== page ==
The roads are choc-a-block with posh cars which give the impression we are far from being Third World, but one that is rich, prosperous and with no short falls or poverty anywhere within it. When one sees those in the legislator convene for meetings at the old parliament building down Galle Face road, one is shocked at the luxuriousness of the vehicles that shed the VIPs – all local – from within. Are we a poor country, one asks. The sight of most of the alighting VIPs confirms that question – so well set are they: obese in simple language. Sri Lanka had no money to buy vaccines for its people and went begging hither and thither. But on the quiet the PM himself, approved by his Cabinet, orders 399 luxury cars. Are royal kids and pets to be given cars too? While the hard-working farmer cries, some with tears, for fertiliser; the village mother moans her husband dead from Covid 19 and all beg for inoculation. No wonder Kuveni’s spirit is active at present, and her curse is heard and experienced. We are cursed with totally unnecessary luxuries for some; inoculations given entire extended families and friends of those with clout; floods devastating the country; a sure forecast of a poor rice harvest and starvation staring us in the face; tea prices falling due to lack of needed fertiliser, caused by a sudden, stubborn, trigger decision to ban imported chemical fertiliers. Disease and death pile up because vaccination was not carried out en masse. This could have been done.

That is Free Sri Lanka of now, that once resplendent isle, touted to be like no other. Yes, it is unique in its mismanagement and obvious contrasts between those with political clout and us Ordinaries.

 

Continue Reading

Features

How to gamble with floods

Published

on

by Eng. Mahinda Panapitiya and

Eng. Wasantha Lal (PhD)

(Two residents from Attanagalu Oya Basin)

Introduction

Flooding during heavy rains and water pollution during normal time in natural streams is a common problem all over the world when human settlements are located near flood prone areas. For example, about 7-10% land area, in the US, under human settlements, are prone to flooding. In ancient cultures, flooding was perceived as a blessing in disguise because it was the main transportation method of fertilisers, free of charge, for agriculture activities in temporary submergence areas called flood plains. After moving people into flood plains because of shortage of space for settlement, floods have become a curse for humans. Deciding to settle down in flood prone area is a gamble. However, there are modern technologies called flood modelling available for us to overcome this problem.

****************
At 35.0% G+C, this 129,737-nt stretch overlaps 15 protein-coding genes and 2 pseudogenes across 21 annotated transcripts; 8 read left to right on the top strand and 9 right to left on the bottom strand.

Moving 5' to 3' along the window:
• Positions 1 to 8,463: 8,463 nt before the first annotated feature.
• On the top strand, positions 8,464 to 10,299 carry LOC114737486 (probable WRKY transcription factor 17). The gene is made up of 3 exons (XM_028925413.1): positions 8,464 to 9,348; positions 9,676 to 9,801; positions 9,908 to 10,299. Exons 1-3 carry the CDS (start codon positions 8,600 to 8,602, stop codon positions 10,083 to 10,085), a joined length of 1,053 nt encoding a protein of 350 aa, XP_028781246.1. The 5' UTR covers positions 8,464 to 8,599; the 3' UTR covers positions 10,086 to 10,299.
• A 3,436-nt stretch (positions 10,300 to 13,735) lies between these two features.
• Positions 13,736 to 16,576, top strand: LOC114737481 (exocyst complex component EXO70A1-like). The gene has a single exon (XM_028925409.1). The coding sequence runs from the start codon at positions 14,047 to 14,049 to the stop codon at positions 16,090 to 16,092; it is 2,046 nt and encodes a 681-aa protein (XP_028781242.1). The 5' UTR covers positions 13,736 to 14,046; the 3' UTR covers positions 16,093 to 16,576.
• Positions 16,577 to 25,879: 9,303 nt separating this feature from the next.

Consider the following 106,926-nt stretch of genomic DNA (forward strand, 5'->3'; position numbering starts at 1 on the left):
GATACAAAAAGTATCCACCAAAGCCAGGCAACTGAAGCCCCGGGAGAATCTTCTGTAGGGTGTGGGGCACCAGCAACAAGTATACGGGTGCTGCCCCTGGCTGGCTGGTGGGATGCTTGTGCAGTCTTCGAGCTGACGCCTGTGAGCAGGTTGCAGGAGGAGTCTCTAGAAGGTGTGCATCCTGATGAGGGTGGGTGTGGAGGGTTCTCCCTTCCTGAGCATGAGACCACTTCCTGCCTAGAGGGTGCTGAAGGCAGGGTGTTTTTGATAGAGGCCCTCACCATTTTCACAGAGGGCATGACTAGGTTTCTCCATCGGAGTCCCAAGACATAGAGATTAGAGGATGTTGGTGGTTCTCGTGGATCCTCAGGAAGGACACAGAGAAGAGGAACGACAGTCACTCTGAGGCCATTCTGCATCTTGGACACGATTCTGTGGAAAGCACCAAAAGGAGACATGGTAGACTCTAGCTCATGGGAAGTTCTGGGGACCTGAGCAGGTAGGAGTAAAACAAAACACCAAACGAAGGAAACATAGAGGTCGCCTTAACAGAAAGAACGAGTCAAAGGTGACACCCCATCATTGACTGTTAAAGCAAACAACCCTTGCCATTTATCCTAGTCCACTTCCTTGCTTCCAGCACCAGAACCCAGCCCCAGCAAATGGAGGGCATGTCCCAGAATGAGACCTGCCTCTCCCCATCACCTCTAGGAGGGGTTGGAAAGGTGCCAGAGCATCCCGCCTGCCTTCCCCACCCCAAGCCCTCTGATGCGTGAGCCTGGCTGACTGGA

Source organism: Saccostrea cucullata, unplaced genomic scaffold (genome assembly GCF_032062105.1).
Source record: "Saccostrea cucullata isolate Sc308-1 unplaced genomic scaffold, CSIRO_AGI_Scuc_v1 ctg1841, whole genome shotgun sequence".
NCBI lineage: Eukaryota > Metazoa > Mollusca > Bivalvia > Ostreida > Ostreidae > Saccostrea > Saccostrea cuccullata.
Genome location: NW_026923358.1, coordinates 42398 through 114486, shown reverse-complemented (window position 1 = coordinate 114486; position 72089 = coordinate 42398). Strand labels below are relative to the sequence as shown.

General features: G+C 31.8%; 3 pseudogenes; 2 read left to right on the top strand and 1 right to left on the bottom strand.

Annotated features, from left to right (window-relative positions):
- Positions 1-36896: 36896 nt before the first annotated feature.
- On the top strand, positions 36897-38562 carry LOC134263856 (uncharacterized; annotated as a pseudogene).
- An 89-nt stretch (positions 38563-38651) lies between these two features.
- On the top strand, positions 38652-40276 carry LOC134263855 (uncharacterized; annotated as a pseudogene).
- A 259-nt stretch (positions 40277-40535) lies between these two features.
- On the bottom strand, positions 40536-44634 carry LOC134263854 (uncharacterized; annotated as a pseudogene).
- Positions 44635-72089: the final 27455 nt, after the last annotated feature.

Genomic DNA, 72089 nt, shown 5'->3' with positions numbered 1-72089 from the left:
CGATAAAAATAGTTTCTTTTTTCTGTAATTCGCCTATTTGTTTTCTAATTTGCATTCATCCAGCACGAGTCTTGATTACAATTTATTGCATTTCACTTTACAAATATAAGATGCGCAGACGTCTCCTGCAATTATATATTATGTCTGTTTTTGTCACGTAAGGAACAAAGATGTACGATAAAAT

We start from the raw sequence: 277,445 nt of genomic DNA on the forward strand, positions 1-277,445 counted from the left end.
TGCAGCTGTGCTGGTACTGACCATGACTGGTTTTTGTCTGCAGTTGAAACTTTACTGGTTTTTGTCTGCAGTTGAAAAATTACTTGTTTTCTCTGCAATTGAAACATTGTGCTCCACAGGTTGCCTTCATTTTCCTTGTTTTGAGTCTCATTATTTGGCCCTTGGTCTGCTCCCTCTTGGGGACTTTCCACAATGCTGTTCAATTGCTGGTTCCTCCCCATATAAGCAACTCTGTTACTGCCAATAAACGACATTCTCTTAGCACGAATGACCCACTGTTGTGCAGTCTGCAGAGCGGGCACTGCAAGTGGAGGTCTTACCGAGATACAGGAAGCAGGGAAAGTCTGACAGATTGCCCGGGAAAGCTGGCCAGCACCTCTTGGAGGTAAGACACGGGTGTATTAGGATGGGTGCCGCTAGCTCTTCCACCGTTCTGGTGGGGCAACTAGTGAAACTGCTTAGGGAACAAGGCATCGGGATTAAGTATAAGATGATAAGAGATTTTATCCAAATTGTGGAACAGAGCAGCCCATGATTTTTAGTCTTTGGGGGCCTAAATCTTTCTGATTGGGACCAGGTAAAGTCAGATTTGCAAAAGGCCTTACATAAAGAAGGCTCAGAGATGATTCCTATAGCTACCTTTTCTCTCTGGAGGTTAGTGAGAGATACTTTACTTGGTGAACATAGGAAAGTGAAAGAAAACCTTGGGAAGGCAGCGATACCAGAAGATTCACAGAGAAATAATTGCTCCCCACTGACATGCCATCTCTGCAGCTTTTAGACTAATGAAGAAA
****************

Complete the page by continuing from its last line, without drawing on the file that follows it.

Flood Modelling

For an example, it is now possible to simulate different flood conditions that may arise due to heavy rains, before it actually occurs, using satellite and survey data. This is called “modelling” in engineering. Any area prone to floods can be modelled and divided into zones so that land users will know in advance how deep their lands will get submerged. This type of performance-based methods also evaluates how an existing or newly introduced flood mitigation effort, performs under different flooding events.

Hidden reasons behind frequent flooding and water pollution of natural streams

* Unplanned real estate development by clearing local tree cover resulting in impervious areas (roofs, carpeted roads, etc.,) prevents water infiltrating the soil. This increases the runoff rate, causing flash floods during heavy rains. On the other hand, during droughts, all the natural tributary streams and wells in those areas dry up soon after the rain. This is very common in basin such as the Attanagalu Oya.